On the theme of connection and isolation the project received hundreds of paintings from children every day for months. “The Journey of Humanity has become much more than a painting. It is an initiative for true societal change through the hearts, minds and souls of the children of the world for a better future for humanity,” he says.

Also described as the modern-day Sistine Chapel, the monumental painting has now been broken down into 70 individually framed pieces to be part of auctions held at the Unesco headquarters in Paris, Louvre Abu Dhabi, Dubai International Financial Centre, Sotheby’s and at The Art Club, London. There will also be an online auction at Atlantis Dubai and one at the World Economic Forum in Davos where he will be the first artist so far to speak to world leaders.

Celebrated as one of the most influential artists in the world, Jafri has raised over US$60 million ( ₹441 crore) from the sale of his works over the last 18 years for various charitable causes. He is also one of the youngest artists to be offered an 18-year retrospective world tour visiting 30 cities in 24 countries with his work being showcased in prominent art institutions across the globe. Jafri’s work now regularly sells for US$2-4 million (₹14.7-29.4 crore). A painting called Virat Kohli became the most expensive sporting painting ever sold by a living artist when it went at an auction in London for 2.9 million pounds (₹29.7 crore).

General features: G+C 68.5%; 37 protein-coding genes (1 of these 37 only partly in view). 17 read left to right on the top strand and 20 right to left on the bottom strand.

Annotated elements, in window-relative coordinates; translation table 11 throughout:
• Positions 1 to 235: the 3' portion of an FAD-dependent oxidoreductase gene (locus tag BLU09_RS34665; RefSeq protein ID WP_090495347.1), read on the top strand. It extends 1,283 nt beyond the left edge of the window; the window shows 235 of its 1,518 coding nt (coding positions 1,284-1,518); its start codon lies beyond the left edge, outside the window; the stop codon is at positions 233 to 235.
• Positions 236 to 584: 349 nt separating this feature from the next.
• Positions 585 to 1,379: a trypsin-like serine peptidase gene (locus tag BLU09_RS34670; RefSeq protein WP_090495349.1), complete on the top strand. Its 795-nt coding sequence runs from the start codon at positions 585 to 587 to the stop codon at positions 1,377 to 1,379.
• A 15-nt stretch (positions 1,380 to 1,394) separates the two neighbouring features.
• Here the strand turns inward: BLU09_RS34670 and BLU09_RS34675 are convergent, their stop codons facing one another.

“My work has always been about humanity; that in a selfish way is when I create my most poignant and best work. With that in mind, this seemed like an ultimate humanitarian cause. When Covid-19 hit the world it was an opportunity to be united to find a solution to make our planet better. To understand the power of empathy, to move away from discrimination,” Jafri, who studied fine arts in Oxford University, says.